Assessing Psychosocial Vulnerability and Care Needs of Pretransplant Patients by Means of the INTERMED

Gundula Ludwig, Perdita Dobe-Tauchert, Barbara Nonnast-Daniel, Friedrich Stiefel, Peter de Jonge, Elena Lobo, Rainer Richter, Kai-Uwe Eckardt, Werner Hohenberger, Michael Weyand, Wolfgang Soellner*

*Corresponding author for this work

Research output: Contribution to journalArticleAcademicpeer-review

9 Citations (Scopus)

Abstract

Objective: We investigated whether the INTERMED, a generic instrument for assessing biopsychosocial case complexity and direct care, identifies organ transplant patients at risk of unfavourable post-transplant development by comparing it to the Transplant Evaluation Rating Scale (TERS), the established measure for pretransplant psychosocial evaluation.

Method: One hundred nineteen kidney, liver, and heart transplant candidates were evaluated using the INTERMED, TERS, SF-36, EuroQol, Montgomery-Asberg Depression Rating Scale (MADRS), and Hospital Anxiety 8( Depression Scale (HADS).

Results: We found significant relationships between the INTERMED and the TERS scores. The INTERMED highly correlated with the HADS, MADRS, and mental and physical health scores of the SF-36 Health Survey.

Conclusions: The results demonstrate the validity and usefulness of the INTERMED instrument for pretransplant evaluation. Furthermore, our findings demonstrate the different qualities of INTERMED and TERS in clinical practice. The advantages of the psychiatric focus of the TERS and the biopsychosocial perspective of the INTERMED are discussed in the context of current literature on integrated care.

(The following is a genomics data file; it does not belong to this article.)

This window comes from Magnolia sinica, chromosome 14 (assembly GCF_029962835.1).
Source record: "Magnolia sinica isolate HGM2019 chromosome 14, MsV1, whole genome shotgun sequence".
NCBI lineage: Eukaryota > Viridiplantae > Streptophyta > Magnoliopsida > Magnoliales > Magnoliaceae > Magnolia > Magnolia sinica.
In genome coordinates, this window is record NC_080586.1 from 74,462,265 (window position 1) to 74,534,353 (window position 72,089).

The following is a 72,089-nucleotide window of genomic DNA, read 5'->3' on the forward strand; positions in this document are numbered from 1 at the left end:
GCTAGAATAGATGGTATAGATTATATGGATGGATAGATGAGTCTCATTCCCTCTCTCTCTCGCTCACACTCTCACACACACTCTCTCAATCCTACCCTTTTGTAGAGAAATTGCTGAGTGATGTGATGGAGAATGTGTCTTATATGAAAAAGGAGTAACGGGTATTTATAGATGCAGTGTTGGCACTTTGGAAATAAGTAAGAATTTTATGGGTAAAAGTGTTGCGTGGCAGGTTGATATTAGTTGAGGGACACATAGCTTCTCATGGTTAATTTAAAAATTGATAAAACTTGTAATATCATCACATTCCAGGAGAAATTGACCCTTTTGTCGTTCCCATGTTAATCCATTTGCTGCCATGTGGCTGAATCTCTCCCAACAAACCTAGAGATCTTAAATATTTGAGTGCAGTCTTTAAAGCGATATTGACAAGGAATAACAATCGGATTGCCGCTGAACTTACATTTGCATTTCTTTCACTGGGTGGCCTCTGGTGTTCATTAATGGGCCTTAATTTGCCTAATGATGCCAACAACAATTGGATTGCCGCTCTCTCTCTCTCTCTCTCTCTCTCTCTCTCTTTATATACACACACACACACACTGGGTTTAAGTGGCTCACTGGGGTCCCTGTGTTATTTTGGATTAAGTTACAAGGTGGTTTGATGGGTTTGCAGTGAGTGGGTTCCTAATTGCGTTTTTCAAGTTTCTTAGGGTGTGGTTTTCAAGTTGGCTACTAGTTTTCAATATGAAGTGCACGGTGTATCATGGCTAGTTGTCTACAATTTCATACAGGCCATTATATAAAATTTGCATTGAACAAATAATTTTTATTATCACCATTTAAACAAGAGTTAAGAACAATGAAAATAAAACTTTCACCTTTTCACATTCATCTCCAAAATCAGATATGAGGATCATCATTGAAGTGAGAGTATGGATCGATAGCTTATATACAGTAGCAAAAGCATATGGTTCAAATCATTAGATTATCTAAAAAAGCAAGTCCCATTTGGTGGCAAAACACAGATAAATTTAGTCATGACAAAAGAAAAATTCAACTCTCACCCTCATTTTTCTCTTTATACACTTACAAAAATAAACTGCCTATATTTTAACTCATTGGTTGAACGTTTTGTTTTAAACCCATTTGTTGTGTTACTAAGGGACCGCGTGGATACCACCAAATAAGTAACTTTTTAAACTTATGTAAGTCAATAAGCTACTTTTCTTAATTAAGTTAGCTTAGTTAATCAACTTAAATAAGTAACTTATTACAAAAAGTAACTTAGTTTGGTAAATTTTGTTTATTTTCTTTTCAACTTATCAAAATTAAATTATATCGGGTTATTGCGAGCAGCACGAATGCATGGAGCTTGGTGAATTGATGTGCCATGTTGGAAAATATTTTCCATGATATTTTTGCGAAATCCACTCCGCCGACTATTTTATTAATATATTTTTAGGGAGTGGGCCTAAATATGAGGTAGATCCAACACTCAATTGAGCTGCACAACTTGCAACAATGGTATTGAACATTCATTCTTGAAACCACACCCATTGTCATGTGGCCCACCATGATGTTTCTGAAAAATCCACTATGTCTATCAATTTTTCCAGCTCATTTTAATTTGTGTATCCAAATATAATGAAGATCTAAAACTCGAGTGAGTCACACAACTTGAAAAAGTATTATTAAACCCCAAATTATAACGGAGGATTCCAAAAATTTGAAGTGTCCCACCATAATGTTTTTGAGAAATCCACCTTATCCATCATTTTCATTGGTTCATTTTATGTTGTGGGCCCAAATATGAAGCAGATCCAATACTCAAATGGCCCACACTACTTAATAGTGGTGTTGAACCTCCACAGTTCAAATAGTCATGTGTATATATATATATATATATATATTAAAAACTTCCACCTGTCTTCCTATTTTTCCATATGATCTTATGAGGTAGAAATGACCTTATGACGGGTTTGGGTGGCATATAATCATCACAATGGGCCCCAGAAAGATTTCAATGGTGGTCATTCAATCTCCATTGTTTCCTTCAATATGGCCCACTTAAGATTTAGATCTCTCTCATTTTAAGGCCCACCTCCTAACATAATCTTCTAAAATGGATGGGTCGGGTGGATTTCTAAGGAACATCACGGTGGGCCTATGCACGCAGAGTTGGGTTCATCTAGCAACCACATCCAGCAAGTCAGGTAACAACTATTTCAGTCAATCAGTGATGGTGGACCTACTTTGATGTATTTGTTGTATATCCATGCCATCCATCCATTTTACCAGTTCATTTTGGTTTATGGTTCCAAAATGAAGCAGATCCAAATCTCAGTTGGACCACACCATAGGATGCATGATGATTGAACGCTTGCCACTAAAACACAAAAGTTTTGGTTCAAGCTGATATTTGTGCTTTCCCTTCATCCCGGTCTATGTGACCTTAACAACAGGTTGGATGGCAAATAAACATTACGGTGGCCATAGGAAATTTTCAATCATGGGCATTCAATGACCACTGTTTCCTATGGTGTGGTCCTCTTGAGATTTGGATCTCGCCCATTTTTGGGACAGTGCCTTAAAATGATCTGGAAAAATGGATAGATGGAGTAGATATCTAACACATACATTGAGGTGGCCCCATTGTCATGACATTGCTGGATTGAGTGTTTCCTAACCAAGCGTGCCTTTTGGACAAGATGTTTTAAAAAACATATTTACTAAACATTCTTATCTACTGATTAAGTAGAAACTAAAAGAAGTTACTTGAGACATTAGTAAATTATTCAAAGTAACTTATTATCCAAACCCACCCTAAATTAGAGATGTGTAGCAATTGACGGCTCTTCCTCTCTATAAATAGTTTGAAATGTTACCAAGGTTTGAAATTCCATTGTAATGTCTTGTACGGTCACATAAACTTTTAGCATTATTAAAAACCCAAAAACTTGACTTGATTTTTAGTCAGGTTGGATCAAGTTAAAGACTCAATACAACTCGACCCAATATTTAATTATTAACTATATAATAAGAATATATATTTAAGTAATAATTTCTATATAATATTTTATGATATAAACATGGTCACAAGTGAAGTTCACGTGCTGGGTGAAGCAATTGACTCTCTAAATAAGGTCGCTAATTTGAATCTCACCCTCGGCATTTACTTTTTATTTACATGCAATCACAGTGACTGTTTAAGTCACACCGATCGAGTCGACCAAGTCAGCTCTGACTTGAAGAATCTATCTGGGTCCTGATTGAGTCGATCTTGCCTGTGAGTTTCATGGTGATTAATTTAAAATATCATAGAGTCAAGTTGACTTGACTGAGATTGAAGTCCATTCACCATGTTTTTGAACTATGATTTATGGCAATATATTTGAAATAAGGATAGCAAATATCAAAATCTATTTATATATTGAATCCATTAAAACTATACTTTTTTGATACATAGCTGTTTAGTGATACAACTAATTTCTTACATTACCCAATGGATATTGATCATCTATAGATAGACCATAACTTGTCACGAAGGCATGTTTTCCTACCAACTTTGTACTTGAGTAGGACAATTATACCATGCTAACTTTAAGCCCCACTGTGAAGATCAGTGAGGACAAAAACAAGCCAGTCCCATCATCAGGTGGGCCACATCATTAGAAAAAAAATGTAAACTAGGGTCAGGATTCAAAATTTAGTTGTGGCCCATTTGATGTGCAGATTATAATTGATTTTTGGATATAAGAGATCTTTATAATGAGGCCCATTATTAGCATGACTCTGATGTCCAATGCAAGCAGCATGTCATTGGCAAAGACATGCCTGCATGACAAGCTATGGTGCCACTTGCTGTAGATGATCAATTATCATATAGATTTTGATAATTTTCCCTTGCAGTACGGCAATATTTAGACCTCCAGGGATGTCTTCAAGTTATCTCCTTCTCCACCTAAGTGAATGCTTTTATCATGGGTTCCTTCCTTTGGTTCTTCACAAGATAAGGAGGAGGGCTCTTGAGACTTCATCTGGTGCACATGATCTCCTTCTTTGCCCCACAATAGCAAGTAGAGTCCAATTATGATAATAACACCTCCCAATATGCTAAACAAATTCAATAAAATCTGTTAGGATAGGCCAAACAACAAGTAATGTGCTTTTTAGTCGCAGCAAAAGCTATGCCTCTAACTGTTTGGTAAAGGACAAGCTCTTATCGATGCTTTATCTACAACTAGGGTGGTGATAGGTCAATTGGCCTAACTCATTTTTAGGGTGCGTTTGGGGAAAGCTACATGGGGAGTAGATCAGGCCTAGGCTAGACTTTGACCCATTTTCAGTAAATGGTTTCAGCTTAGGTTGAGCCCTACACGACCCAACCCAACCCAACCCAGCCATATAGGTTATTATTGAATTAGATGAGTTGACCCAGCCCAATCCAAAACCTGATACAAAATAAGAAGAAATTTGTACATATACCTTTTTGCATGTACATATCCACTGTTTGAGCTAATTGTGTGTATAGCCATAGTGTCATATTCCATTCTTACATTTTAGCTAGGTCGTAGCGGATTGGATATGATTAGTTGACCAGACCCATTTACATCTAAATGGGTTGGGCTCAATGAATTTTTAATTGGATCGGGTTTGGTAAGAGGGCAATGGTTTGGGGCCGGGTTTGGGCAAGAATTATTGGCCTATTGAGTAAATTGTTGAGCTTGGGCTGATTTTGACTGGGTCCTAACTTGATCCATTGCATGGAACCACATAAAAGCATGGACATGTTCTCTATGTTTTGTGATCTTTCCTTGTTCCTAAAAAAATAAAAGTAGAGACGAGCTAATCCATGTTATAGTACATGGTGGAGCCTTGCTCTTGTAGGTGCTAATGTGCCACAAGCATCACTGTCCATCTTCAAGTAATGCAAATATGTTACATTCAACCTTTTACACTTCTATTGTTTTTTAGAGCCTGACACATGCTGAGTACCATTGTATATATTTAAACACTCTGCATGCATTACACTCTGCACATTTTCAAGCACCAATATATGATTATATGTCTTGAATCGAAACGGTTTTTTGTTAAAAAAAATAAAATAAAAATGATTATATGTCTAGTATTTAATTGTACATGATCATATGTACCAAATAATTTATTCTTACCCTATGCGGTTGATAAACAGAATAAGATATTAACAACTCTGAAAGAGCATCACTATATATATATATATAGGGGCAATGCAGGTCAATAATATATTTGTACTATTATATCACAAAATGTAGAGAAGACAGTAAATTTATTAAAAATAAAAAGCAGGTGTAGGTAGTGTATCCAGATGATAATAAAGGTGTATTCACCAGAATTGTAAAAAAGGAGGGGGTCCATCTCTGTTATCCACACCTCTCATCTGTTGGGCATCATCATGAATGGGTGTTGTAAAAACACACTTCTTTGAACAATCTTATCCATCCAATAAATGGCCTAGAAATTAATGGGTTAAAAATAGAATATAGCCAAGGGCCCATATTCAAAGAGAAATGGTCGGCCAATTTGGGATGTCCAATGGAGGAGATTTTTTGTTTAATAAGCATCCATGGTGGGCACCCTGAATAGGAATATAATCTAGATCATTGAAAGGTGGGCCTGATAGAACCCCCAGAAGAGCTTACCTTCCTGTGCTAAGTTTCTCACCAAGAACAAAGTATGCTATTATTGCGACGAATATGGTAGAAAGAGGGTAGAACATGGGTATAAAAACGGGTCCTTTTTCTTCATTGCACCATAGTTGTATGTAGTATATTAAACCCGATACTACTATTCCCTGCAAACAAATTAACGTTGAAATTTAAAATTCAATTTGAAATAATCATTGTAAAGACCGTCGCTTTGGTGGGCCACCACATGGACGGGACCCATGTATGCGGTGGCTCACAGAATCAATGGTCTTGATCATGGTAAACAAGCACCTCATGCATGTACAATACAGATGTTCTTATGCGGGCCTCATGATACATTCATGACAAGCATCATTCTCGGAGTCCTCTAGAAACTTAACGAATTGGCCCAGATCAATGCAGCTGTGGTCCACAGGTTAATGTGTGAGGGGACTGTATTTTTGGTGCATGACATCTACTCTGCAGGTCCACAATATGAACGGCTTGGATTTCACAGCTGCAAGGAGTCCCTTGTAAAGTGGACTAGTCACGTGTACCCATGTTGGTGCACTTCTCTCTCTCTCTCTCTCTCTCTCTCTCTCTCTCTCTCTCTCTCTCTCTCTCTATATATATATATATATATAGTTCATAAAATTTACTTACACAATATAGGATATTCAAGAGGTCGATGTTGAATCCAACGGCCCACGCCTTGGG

Original languageEnglish
Pages (from-to)190-203
Number of pages14
JournalZeitschrift für Psychosomatische Medizin und Psychotherapie
Volume60
Issue number2
Publication statusPublished - 2014

Keywords

  • Organ Transplantation
  • Screening
  • Psychiatric Comorbidity
  • Psychosocial Risks
  • Complexity
  • Care Needs
  • INTERMED
  • TERS
  • ORGAN TRANSPLANT CANDIDATES
  • EVALUATION RATING-SCALE
  • HEALTH-SERVICE NEEDS
  • QUALITY-OF-LIFE
  • CASE COMPLEXITY
  • DEPRESSION SCALE
  • HOSPITAL ANXIETY
  • RELIABILITY
  • SELECTION
  • PROJECT

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